April 5, 2013
What employers want from job seekers
The competition is fierce in today’s job market, and standing out in the crowd is more important -- and challenging -- than ever before.
How do you know you’re giving employers exactly what they are looking for? Here are some human resources hot buttons.
Today’s employers are less concerned with your past experience and responsibilities. Instead, they want to know what you’ve actually accomplished. Use plenty of words in your resume and interview that end in the letter “d” -- “developed,” “initiated,” “led,” “increased.”
Figures and numbers
Potential employers don’t want vague assertions. Be prepared when you speak with them to deliver concrete numbers, figures and statistics. Did you decrease ad spending in your last position? Increase revenue? Have percentages and dollar amounts at hand.
Awards and accolades
This holds true whether you are an entry-level employee or a high-level executive with tons of experience. If you’ve won awards or been recognized for excellence,make sure potential employers are aware. Awards and accolades show you strive for — and ultimately achieve — success, as well as stand out among your peers.
Blog or website
A blog or website can position you as an expert in your field, showcase accomplishments and highlight good communication skills. Just be sure that your blog or site is professional, and don’t write about anything you wouldn’t want potential employers to know.
Those in HR like to see a trend in which an employee stays at companies for several years, with promotions and upward movement, before moving on. They are wary of a pattern that shows several jobs in which you lasted less than two years.
Have you kept up with certifications? Can you demonstrate that you’ve kept up with your field or industry’s technology?
Ideas and initiative
Organizations that are willing to spend extensive time and money hand-holding new employees are few and far between. Instead, most companies expect new employees to hit the ground running. If you can offer solutions and ideas to solve current problems the company is experiencing, interest in you will skyrocket.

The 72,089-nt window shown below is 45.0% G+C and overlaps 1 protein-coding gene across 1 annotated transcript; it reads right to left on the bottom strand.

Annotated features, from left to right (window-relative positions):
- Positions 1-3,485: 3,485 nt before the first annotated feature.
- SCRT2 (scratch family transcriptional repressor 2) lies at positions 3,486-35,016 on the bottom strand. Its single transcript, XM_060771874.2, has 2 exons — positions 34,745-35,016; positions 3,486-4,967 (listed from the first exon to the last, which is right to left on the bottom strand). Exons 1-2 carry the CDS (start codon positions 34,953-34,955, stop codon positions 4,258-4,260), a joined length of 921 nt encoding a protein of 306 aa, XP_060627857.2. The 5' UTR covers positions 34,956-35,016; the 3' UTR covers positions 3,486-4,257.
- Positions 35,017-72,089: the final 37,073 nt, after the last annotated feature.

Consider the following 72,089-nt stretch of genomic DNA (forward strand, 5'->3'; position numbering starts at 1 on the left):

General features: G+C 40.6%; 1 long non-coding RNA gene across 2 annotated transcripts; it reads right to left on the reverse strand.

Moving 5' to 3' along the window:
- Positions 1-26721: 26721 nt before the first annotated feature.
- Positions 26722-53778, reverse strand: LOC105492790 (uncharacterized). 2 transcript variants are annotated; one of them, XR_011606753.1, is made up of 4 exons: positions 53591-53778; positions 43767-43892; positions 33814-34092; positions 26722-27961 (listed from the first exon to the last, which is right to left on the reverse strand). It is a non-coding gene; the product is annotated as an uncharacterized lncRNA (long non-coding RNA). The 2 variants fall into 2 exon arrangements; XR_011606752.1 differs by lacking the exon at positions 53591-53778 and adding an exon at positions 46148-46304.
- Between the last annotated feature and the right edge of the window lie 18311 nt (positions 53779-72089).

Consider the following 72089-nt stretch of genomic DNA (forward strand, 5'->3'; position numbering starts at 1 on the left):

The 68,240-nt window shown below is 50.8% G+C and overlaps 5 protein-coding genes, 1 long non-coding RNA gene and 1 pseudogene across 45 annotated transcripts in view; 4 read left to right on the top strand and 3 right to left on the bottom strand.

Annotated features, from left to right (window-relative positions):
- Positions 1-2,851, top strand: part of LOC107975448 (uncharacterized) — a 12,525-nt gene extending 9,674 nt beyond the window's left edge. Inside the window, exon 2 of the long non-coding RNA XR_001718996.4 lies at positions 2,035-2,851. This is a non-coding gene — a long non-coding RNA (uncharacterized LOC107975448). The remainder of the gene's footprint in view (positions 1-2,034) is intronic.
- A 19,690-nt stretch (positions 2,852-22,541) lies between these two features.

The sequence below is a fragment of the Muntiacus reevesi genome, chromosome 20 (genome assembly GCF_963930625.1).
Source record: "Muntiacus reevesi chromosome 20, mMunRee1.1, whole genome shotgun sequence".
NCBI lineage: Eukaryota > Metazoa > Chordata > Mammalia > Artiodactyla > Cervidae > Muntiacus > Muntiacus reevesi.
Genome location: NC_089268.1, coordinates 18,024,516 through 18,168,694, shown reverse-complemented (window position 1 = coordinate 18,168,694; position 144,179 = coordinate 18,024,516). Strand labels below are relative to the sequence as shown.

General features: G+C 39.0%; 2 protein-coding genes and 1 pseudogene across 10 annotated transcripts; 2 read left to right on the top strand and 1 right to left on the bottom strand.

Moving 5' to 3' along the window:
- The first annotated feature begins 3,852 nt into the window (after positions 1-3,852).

HR departments are attracted to people who are enthusiastic, flexible and positive.
Avoid criticizing past or current employers or co-workers. Instead, focus on what you liked about past employers and co-workers, and what you learned from them.
These skills are not reserved for those in management positions only. New and lower-level employees can demonstrate leadership skills by showing how they’ve improved a process or product, contributed ideas or come up with solutions to problems.
HR departments like to see candidates who routinely go beyond their job descriptions.
Highlight situations in which you went outside your comfort zone, and you’ll be seen as someone who is willing to go above and beyond to attain success.
The ability to creatively solve problems is a valued skill that many HR departments look for, especially when slashed budgets and a reduced workforce make meeting goals even more challenging. If you have a track record of solving a wide variety of problems using creative solutions, make the potential employer aware of it.
Yes, employers want to know that you have a life outside of work. Are you a competitive sailor who has traveled the world vying for titles? A former kickboxing champion? A watercolor artist? Who wouldn’t want to meet you and get to know you better?
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